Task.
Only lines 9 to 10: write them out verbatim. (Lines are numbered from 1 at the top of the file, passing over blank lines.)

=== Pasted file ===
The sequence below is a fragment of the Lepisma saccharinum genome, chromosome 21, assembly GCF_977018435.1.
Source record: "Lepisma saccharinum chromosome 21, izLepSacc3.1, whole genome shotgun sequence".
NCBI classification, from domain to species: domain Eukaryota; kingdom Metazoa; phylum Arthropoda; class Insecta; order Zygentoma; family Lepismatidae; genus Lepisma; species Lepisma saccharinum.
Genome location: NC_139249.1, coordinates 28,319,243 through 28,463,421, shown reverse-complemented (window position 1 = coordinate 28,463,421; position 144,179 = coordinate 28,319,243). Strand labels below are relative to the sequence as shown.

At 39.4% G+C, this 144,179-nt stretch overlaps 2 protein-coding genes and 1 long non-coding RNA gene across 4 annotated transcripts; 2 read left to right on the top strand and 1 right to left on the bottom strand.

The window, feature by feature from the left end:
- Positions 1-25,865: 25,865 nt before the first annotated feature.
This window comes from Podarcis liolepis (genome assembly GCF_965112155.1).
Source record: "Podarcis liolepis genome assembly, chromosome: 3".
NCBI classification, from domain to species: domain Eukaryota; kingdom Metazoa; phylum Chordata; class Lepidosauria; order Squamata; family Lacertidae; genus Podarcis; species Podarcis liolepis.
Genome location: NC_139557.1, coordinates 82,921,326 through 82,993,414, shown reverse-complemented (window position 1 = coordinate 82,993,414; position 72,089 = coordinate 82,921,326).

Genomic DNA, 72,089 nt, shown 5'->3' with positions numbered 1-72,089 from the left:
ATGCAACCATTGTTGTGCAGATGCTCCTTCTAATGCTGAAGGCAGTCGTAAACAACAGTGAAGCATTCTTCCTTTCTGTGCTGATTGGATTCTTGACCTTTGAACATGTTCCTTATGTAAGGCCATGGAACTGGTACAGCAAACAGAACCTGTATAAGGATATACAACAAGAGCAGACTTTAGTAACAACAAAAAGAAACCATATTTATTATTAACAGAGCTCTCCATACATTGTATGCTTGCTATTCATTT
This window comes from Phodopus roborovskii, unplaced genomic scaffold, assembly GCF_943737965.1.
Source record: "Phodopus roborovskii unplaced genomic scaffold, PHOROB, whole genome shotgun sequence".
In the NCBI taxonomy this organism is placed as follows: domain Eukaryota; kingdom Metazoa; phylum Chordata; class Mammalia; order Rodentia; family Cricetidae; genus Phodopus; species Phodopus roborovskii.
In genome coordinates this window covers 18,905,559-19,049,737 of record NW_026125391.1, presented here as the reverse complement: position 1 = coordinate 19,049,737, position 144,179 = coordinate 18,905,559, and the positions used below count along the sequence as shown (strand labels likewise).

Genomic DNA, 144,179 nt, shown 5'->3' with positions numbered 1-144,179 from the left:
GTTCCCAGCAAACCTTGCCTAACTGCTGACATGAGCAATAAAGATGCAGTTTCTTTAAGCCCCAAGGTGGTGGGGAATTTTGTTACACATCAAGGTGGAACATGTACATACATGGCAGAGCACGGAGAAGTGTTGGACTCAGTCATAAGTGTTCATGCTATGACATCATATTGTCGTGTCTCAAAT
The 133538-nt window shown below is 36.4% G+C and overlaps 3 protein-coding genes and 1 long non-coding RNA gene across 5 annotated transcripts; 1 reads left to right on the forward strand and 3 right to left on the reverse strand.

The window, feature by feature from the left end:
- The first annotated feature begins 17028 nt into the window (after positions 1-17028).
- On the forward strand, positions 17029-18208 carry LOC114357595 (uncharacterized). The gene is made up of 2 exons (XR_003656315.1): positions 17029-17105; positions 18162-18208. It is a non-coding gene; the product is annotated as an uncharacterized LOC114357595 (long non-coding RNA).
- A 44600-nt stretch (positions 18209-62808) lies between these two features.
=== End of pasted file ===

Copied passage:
Source record: "Podarcis liolepis genome assembly, chromosome: 3".
NCBI classification, from domain to species: domain Eukaryota; kingdom Metazoa; phylum Chordata; class Lepidosauria; order Squamata; family Lacertidae; genus Podarcis; species Podarcis liolepis.